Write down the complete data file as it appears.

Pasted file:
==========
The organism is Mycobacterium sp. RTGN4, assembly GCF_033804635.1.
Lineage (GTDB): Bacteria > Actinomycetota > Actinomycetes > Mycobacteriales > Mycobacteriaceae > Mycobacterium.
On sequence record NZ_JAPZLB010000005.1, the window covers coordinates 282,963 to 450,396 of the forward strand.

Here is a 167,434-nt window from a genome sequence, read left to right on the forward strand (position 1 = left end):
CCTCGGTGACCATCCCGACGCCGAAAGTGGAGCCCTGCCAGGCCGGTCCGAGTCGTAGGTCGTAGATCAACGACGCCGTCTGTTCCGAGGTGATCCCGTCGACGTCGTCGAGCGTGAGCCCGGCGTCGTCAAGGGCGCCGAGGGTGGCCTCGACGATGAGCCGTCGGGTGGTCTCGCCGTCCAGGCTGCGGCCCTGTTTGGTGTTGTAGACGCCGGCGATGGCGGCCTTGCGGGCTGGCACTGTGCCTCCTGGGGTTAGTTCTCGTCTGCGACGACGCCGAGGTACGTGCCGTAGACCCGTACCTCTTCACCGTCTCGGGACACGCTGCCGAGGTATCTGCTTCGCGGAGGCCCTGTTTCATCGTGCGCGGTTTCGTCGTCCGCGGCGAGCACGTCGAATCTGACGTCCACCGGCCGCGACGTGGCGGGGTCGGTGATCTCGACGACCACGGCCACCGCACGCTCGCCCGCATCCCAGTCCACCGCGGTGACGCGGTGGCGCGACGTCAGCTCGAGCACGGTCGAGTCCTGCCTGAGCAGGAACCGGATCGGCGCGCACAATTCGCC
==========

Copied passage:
The organism is Mycobacterium sp. RTGN4, assembly GCF_033804635.1.
Lineage (GTDB): Bacteria > Actinomycetota > Actinomycetes > Mycobacteriales > Mycobacteriaceae > Mycobacterium.
On sequence record NZ_JAPZLB010000005.1, the window covers coordinates 282,963 to 450,396 of the forward strand.

Here is a 167,434-nt window from a genome sequence, read left to right on the forward strand (position 1 = left end):
CCTCGGTGACCATCCCGACGCCGAAAGTGGAGCCCTGCCAGGCCGGTCCGAGTCGTAGGTCGTAGATCAACGACGCCGTCTGTTCCGAGGTGATCCCGTCGACGTCGTCGAGCGTGAGCCCGGCGTCGTCAAGGGCGCCGAGGGTGGCCTCGACGATGAGCCGTCGGGTGGTCTCGCCGTCCAGGCTGCGGCCCTGTTTGGTGTTGTAGACGCCGGCGATGGCGGCCTTGCGGGCTGGCACTGTGCCTCCTGGGGTTAGTTCTCGTCTGCGACGACGCCGAGGTACGTGCCGTAGACCCGTACCTCTTCACCGTCTCGGGACACGCTGCCGAGGTATCTGCTTCGCGGAGGCCCTGTTTCATCGTGCGCGGTTTCGTCGTCCGCGGCGAGCACGTCGAATCTGACGTCCACCGGCCGCGACGTGGCGGGGTCGGTGATCTCGACGACCACGGCCACCGCACGCTCGCCCGCATCCCAGTCCACCGCGGTGACGCGGTGGCGCGACGTCAGCTCGAGCACGGTCGAGTCCTGCCTGAGCAGGAACCGGATCGGCGCGCACAATTCGCC